By A. SherrodBlakely
If you ask any coach, player or NBA executive, they'll tell you without hesitation that it's a copy-cat league.
Whatever one team does successfully, you're bound to see a knock-off version of it coming to an arena near you.
The Miami Heat went all Super friends on us when LeBron James and Chris Bosh decided to take their talents to South Beach to join forces with Dwyane Wade. New York, not to be outdone, added Amar'e Stoudemire last summer and followed that up by adding Carmelo Anthony and Chauncey Billups via trade -- a decent threesome, but definitely not apple-for-apple with the Heat's.
When you look at the struggles the Heat had in the Finals and the lack of cohesion we saw with the post-trade Knicks, it makes you appreciate what the Celtics did back in 2008 even more.
Adding Kevin Garnett and Ray Allen to a roster led by Paul Pierce immediately made the Celtics title contenders, but there were doubts -- plenty of them -- that it would work immediately.
Pierce has been at his best for years with the ball in his hands while everyone else cleared out.
He's a great scorer. Ask him, and he'll tell you as much.
Garnett and Allen had already established themselves as future Hall of Famers. And while it was clear both could still play at a high level, their best days in the NBA were behind them.
Throw in a couple of unproven youngsters (Rajon Rondo and Kendrick Perkins), and a bench that had yet to establish an identity, and the '08 Celtics were essentially an older, more seasoned version of the Heat this past season.
It is that experience, maybe more than anything else, that helped the Celtics bring home Banner 17 while Miami will spend this summer licking its wounds from getting beat in the Finals by the Dallas Mavericks.
When you look at Boston's Big Three, all of them endured their share of bumps and bruises along the road to greatness.
Does anyone really feel that way about LeBron? or D-Wade? or Chris Bosh?
Let's be real.
All three were top-five picks in 2003, and immediately became the face of their respective franchises.
Of the trio, James has clearly lived the most charmed life of the bunch. He'll tell you as much.
When asked how he felt about so many NBA fans wanting to see him fail with the Heat, James responded, "At the end of the day, all the people that was rooting on me to fail, at the end of the day they have to wake up tomorrow and have the same life that they had before they woke up today. They have the same personal problems they had today. I'm going to continue to live the way I want to live and continue to do the things that I want to do with me and my family and be happy with that. They can get a few days or a few months or whatever the case may be on being happy about not only myself, but the Miami Heat not accomplishing their goal, but they have to get back to the real world at some point."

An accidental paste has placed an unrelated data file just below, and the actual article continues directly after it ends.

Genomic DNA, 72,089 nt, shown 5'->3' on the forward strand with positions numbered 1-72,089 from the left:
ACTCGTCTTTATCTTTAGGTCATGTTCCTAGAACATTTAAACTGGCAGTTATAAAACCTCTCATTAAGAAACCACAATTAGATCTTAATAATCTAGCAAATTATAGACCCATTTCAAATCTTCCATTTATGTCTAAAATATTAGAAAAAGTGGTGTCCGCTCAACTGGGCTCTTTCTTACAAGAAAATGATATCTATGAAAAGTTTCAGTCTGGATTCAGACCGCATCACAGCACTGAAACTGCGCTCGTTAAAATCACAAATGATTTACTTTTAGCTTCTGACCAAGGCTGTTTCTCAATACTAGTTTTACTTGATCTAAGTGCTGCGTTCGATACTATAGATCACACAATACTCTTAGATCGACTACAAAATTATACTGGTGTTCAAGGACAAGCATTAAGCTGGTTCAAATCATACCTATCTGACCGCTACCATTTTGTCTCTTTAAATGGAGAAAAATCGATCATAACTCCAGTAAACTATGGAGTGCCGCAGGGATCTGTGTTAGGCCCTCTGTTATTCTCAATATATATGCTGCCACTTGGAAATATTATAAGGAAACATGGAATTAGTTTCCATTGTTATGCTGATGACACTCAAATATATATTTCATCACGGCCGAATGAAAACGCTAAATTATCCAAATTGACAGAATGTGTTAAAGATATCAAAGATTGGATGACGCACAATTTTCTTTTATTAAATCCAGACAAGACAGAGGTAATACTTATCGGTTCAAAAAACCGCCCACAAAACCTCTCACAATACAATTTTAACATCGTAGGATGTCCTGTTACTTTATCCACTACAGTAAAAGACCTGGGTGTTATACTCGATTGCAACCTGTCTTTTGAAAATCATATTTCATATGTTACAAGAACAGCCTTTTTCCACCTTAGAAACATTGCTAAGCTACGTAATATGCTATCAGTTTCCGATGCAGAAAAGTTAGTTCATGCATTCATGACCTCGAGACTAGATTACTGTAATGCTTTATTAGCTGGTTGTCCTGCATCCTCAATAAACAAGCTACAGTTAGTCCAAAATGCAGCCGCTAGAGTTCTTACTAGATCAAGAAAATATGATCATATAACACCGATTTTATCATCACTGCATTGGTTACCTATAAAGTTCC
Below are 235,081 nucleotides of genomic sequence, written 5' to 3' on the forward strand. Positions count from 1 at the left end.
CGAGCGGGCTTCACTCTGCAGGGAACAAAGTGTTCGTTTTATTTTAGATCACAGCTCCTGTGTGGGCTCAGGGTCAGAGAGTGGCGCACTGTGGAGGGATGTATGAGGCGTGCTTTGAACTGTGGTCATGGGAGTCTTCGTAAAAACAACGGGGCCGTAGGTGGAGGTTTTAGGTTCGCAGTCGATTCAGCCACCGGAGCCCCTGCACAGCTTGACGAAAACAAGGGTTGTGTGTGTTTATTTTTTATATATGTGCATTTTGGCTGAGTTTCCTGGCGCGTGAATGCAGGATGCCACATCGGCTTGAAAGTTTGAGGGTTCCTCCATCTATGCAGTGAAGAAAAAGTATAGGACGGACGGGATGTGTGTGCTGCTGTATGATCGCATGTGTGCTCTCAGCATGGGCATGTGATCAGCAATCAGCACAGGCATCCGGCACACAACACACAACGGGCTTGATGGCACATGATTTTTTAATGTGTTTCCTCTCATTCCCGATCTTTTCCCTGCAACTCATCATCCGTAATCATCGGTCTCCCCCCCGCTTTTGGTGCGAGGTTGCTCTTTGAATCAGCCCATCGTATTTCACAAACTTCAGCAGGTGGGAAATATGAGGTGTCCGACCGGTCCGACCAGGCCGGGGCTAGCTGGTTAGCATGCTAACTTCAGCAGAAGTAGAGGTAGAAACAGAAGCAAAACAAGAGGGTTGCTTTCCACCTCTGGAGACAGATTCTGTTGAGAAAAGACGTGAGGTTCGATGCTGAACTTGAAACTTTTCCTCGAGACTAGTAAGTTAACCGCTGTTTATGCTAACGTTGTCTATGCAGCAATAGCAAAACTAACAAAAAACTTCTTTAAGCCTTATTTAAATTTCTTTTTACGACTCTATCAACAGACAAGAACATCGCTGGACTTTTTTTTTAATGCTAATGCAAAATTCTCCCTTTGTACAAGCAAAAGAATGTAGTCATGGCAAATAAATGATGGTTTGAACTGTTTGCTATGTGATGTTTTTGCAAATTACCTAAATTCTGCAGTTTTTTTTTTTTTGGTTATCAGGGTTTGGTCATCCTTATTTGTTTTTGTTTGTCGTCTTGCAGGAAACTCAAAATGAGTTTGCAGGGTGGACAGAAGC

For James, disappointment remains a central part of his real world when it comes to basketball.
He plotted out as best he could what it would take to win an NBA title, teaming up with a pair of superstars while being surrounded by a slew of underpaid role players who were all too eager to leave a few bucks on the table for a shot at what many thought would be the first of many title runs.
But they all soon discovered: This winning a championship thing? It ain't easy.
Fortunately for Boston's Big Three, they didn't have to experience the heartbreak of coming up short in the playoffs to realize how difficult winning a title could be.
Because of the seamless nature the C's went about bringing home Banner 17, others have since tried to do the same.
Add three superstars. Surround them by solid role players. Stir. Mix.
Let it simmer for 82 regular-season games, only to start cookin' come playoff time. And just like that, you got a title. Right?
But as the Mavericks proved in dispatching the Heat in six games, it takes more than three great players to win an NBA championship.
When it comes to championships, talent helps.
Having a talented team? Even better.
But the Heat have the right idea with three superstars as its centerpiece. Surrounding them with the right kind of talent to compliment their games is just as important. But when you look at champions, the one thing that often separates them from others is experience.
And when it comes to experience, there's no knock-off equivalent.